Purpose

Recently the APA has called for an examination of the sexualization of girls and women in all media, especially in movies, music videos, music lyrics, video games, books, blogs, and Internet sites (APA 2007). Dramatic increases in music consumption among adolescents (Roberts et al. 2010), along with mounting evidence that exposure to sexual content in music is associated with adolescent sexual activity (Brown et al. 2006), together with findings demonstrating a link between exposure to objectifying media and female self-sexualization, warrants an examination of sexualization in music lyrics. Primack et al. (2008) conducted a content analysis of degrading and non-degrading sexual references in 279 songs from various 2005 Billboard charts and concluded that future research should focus on long-term analyses of music lyrics. Indeed, without a longitudinal perspective of degrading and sexualized music lyrics, it is difficult to forecast how current music content and consumption may impact the future sexual behavior and attitudes of adolescents. The purpose of this study was to conduct a content analysis of sexualization in lyrics of popular music in the final year of each of the past six decades. In addition, this study aimed to determine if sexualization in music lyrics was associated with artist characteristics, specifically gender and race/ethnicity.

Methods

Sample

The Billboard Hot 100 year-end most popular songs across all genres from 1959, 1969, 1979, 1989, 1999, and 2009 comprised this study sample (N = 600). Beginning in 1958, Billboard began tracking one main all-genre singles on its Hot 100 chart. The Billboard Hot 100 has been the industry standard for measuring the popularity of music singles ever since. Currently Billboard Top 100 songs are ranked by radio airplay audience impressions as measured by Nielsen BDS, retail and digital sales data as compiled by Nielsen SoundScan, and streaming activity data provided by online music sources. Whereas previous studies have analyzed songs according to genre, the number of “cross-over” artists and songs has grown tremendously (e.g., Taylor Swift), making genre less important for the current study. For this reason, the Billboard Hot 100 year-end most popular songs comprised this study sample. Additionally, this study selected the final year of each decade to study as the Billboard Hot 100 for 2009 was the most current list available at the time of data collection.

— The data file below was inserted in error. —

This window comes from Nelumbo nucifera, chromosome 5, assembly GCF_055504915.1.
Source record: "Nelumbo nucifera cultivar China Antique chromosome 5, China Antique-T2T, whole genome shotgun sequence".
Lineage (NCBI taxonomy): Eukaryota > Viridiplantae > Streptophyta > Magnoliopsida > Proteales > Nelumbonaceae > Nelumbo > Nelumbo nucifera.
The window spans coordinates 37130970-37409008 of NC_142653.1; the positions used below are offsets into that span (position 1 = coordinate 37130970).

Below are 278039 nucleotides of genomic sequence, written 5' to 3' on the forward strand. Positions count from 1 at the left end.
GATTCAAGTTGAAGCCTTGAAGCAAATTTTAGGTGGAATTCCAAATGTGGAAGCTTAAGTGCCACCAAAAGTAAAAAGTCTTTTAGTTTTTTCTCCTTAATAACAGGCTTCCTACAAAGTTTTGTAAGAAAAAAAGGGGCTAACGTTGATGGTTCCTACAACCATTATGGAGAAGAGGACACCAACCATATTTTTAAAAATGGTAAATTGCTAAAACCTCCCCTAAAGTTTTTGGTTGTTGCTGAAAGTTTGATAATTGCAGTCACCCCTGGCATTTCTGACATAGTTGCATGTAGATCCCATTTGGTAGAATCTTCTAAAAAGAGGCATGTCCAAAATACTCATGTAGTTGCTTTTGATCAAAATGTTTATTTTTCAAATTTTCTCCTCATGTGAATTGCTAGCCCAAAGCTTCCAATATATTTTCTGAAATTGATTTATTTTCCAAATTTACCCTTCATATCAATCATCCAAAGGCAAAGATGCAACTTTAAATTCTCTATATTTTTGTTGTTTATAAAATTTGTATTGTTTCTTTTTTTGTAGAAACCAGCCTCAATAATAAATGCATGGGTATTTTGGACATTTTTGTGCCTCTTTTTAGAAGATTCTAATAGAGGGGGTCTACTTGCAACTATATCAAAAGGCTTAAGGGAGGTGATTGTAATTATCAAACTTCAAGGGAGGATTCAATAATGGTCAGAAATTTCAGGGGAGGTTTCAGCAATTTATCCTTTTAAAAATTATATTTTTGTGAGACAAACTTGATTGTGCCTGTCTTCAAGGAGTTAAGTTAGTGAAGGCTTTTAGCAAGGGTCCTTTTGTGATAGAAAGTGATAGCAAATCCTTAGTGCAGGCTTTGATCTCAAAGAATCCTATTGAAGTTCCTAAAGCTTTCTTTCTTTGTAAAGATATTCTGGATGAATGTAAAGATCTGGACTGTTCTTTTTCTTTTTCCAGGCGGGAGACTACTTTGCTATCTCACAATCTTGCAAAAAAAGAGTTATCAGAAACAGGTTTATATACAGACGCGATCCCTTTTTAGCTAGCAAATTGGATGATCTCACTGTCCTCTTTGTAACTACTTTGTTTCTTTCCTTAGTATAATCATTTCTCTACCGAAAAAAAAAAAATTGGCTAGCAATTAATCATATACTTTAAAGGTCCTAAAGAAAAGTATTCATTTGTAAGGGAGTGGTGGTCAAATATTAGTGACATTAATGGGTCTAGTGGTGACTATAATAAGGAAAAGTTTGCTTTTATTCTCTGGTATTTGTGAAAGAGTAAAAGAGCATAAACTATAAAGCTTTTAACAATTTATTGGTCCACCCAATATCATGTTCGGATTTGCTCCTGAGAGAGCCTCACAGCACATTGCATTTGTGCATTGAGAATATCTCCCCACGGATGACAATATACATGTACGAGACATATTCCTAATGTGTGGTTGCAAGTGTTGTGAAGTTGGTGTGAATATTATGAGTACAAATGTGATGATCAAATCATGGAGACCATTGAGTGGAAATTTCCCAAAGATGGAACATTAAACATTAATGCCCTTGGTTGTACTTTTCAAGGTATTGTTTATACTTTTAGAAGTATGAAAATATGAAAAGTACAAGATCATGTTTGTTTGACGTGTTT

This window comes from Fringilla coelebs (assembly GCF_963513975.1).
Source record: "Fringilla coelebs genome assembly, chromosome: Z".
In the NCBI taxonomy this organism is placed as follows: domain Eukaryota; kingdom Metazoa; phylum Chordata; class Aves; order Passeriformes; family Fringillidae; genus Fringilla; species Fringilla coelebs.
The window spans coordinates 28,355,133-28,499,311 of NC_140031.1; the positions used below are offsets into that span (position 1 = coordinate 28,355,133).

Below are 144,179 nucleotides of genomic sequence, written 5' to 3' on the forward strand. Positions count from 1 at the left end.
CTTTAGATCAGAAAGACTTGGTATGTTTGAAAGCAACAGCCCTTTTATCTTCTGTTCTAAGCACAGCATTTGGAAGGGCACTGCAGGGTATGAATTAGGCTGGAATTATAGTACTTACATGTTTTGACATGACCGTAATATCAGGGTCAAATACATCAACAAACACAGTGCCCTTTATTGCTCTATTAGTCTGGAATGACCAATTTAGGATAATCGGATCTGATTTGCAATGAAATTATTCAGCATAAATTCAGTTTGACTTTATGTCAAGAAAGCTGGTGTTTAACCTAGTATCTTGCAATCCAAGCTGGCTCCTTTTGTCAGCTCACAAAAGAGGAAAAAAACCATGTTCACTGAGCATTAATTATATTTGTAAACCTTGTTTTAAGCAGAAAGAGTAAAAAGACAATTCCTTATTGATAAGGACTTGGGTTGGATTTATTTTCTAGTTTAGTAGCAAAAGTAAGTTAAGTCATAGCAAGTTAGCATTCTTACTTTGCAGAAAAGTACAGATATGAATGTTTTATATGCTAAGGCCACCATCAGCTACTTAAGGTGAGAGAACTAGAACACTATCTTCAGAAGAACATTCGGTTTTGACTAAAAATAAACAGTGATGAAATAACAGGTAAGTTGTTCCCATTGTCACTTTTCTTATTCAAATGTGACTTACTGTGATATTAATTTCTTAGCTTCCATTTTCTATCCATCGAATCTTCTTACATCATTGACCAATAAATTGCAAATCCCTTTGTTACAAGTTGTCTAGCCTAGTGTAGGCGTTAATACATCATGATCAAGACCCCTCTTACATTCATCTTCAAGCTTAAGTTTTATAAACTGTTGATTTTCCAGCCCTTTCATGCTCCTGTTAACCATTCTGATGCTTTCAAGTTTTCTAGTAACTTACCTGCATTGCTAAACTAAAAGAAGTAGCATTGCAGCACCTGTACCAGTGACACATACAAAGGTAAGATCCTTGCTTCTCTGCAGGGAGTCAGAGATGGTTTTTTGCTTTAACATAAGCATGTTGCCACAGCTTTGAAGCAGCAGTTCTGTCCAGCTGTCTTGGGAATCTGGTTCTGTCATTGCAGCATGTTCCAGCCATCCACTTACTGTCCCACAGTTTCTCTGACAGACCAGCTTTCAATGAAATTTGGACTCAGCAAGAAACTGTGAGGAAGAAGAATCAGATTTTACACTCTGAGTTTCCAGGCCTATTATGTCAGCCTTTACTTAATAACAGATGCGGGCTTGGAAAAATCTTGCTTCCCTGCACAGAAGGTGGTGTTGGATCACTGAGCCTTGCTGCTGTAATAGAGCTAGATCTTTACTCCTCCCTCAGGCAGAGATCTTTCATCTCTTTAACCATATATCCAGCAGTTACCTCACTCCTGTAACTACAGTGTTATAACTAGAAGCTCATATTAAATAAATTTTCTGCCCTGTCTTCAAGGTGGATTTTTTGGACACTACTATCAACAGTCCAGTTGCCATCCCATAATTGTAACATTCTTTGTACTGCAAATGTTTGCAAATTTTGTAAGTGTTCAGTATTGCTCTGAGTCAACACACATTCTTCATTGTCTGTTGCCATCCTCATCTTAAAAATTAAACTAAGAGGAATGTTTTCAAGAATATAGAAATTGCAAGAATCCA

Procedure

A document with links to each of the 600 song lyrics was created and organized by sample year. Following initial training related to each study measure, two coders, the principal investigator (PCH) and a research assistant, independently analyzed the top five songs from each sample year (N = 30). Concordance between the two raters was 96.7% in coding for general sexual references and 93.0% for specific references to sexualization, both of which exceed inter-rater reliability standards established in the literature (Landis and Koch 1977). Songs 6–95 for each sample year were then coded independently with all even numbered songs assigned to the principal investigator and all odd numbered songs to the research assistant. When this portion of the coding was complete, both raters independently coded songs 96–100 for each sample year to check for rater-drift. Rater agreement was 100% in coding for general sexualized references and 93.0% for specific references to sexualization. Provided the rater agreement, the principal investigator’s coding for songs 1–5 and 96–100 were used for the final study analysis.

Measures

Artist Description

Coders performed an Internet search for each individual artist or band to determine basic descriptive characteristics. Coding categories included: (1) male soloist; (2) female soloist; (3) male group; (4) female group; and (5) mixed gender group/duo. Race/ethnicity was also coded based upon information gathered online and included the following categories: (1) White, (2) Black, (3) Hispanic, (4) Asian, (5) Native American/Pacific Islander; (6) mixed; and (7) other.